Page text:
At 2.46pm on March 11 Japan was hit by one of the most powerful earthquakes in recorded history. We are now making all-out efforts to restore livelihoods and recover from the series of tragedies that followed it. The disaster left more than 27 000 people dead or missing, including foreign citizens.
Since then, Japan has been strongly supported by the international community. On behalf of the Japanese people, I would like to express my gratitude for the outpouring of support and solidarity we have received from more than 130 countries, nearly 40 international organisations, numerous NGOs and countless individuals. The Japanese people deeply appreciate the kizuna (“bonds of friendship”) shown to us by friends around the world.
From South Africa, Japan received messages of condolence and encouragement from the president, Cabinet and Parliament. South Africa dispatched a 45-member team to Miyagi prefecture to conduct a rescue and relief operation, the first of its kind by an African nation in Japan. Their dedicated work under harsh conditions was welcomed with arigatou (thank you), and their work was a symbol of friendship and solidarity between our peoples.
Support from countless individuals (letters, emails, poems, drawings, charity events and donations) have left us gratified and encouraged. I thank the government and the people of South Africa for the hands of friendship you are reaching out to us at this difficult time.
Japan has experienced nuclear accidents at the Fukushima Dai-ichi plant. This is extremely regrettable and something I take very seriously. Bringing the situation at the plant under control at the earliest possible date is now my top priority. I am leading a unified effort by the government, mobilising all available resources to combat the risks of the plant, based on three principles: first, to give the highest priority to the safety and health of all citizens, in particular those living close to the plant; second, to conduct thorough risk management; and, third, to plan for all possible scenarios so that we are fully prepared to respond to any future situation. We continue to make the utmost efforts to address the issue of outflow of radioactive water into the ocean from the plant.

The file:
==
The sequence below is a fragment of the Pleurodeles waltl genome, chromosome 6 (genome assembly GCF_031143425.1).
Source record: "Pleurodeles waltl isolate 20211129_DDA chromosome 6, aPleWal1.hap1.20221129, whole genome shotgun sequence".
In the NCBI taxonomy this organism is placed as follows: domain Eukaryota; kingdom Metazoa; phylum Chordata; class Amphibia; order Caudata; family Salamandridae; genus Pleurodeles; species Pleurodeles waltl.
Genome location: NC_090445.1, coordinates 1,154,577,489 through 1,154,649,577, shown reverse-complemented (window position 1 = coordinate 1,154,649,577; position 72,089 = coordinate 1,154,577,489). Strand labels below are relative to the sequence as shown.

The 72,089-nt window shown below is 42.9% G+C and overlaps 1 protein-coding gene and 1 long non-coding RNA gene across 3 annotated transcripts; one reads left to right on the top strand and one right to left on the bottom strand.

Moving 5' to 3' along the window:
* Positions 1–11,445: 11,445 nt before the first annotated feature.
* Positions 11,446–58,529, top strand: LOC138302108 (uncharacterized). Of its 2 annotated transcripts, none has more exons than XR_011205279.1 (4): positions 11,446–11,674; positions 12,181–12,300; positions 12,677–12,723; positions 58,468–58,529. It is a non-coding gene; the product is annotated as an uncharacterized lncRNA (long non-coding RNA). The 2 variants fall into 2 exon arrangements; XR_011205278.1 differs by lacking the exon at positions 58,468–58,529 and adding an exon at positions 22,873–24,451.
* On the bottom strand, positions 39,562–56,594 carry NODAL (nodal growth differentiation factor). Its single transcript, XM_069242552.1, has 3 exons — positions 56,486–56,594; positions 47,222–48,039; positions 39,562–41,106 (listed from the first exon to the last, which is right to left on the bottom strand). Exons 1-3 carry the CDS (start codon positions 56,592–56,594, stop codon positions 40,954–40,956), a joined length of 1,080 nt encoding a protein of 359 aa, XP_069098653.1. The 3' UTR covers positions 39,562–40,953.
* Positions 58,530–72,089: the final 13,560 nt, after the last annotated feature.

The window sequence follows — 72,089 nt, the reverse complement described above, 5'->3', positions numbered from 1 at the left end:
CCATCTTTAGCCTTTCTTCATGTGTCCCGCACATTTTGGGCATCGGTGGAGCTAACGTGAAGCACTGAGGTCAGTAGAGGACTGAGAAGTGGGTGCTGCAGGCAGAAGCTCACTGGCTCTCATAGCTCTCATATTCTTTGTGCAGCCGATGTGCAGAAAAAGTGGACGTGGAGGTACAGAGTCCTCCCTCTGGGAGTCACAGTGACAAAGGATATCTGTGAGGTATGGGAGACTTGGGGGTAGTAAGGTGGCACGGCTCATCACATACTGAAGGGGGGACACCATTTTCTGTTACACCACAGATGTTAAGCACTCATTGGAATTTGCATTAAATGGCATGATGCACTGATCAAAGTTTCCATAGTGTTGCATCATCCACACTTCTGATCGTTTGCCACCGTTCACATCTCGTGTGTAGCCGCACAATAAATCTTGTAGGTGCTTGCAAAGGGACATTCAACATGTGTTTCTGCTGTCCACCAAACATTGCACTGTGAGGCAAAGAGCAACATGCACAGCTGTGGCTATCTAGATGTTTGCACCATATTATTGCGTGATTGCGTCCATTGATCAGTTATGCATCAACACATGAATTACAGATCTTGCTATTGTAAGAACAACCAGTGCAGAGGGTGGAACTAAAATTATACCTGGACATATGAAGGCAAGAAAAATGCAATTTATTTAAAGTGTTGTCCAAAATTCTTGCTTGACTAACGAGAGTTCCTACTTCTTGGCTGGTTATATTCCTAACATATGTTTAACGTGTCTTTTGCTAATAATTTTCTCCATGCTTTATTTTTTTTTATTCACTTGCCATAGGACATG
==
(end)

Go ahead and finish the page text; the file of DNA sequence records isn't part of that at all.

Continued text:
The government has taken highly precautionary measures to ensure the safety of all Japanese food and other products, based on strict scientific criteria. To assure domestic and foreign consumer confidence in Japanese food and products, my administration will redouble its efforts to keep everyone informed of our progress in these complex and evolving circumstances.
I pledge that the government will promptly and thoroughly verify the cause of this incident, as well as share information and the lessons learned with the rest of the world to prevent such accidents in the future. Such a process will proactively contribute to global debate to enhance the safety of nuclear power generation.
Meanwhile, from a comprehensive energy-policy perspective, we must squarely tackle a two-pronged challenge: responding to rising global energy demand and striving to reduce greenhouse-gas emissions to combat global warming. Through the rebirth of Japan, I would like to present a clear vision to the entire world, including the aggressive promotion of clean energy, to help solve global energy issues.
The great east Japan earthquake and the resulting tsunami are the worst natural disasters Japan has faced since the end of World War II. Reconstruction of the devastated Tohoku region will not be easy. Yet I believe this difficult period will provide us with a precious window of opportunity to secure the rebirth of Japan. The government dedicates itself to demonstrating to the world its ability to establish sophisticated reconstruction plans for east Japan, based on three principles: first, a regional society that is highly resistant to natural disasters; second, a social system that allows people to live in harmony with the global environment; and third, a compassionate society that cares about people, in particular the vulnerable.
We, the Japanese people, rose from the ashes of World War II, using our fundamental strength to secure a remarkable recovery and the country’s present prosperity. I have not a single doubt that Japan will overcome this crisis, recover from the aftermath of the disaster, emerge stronger than ever and establish a more vibrant and better Japan for future generations.
The best way for Japan to reciprocate the strong kizuna extended to us by the world is to continue our contribution to the development of the international community. To that end, I will work to the best of my ability to realise a forward-looking reconstruction that gives people bright hopes. I would wholeheartedly appreciate your continued support. Arigatou.
Naoto Kan is the prime minister of Japan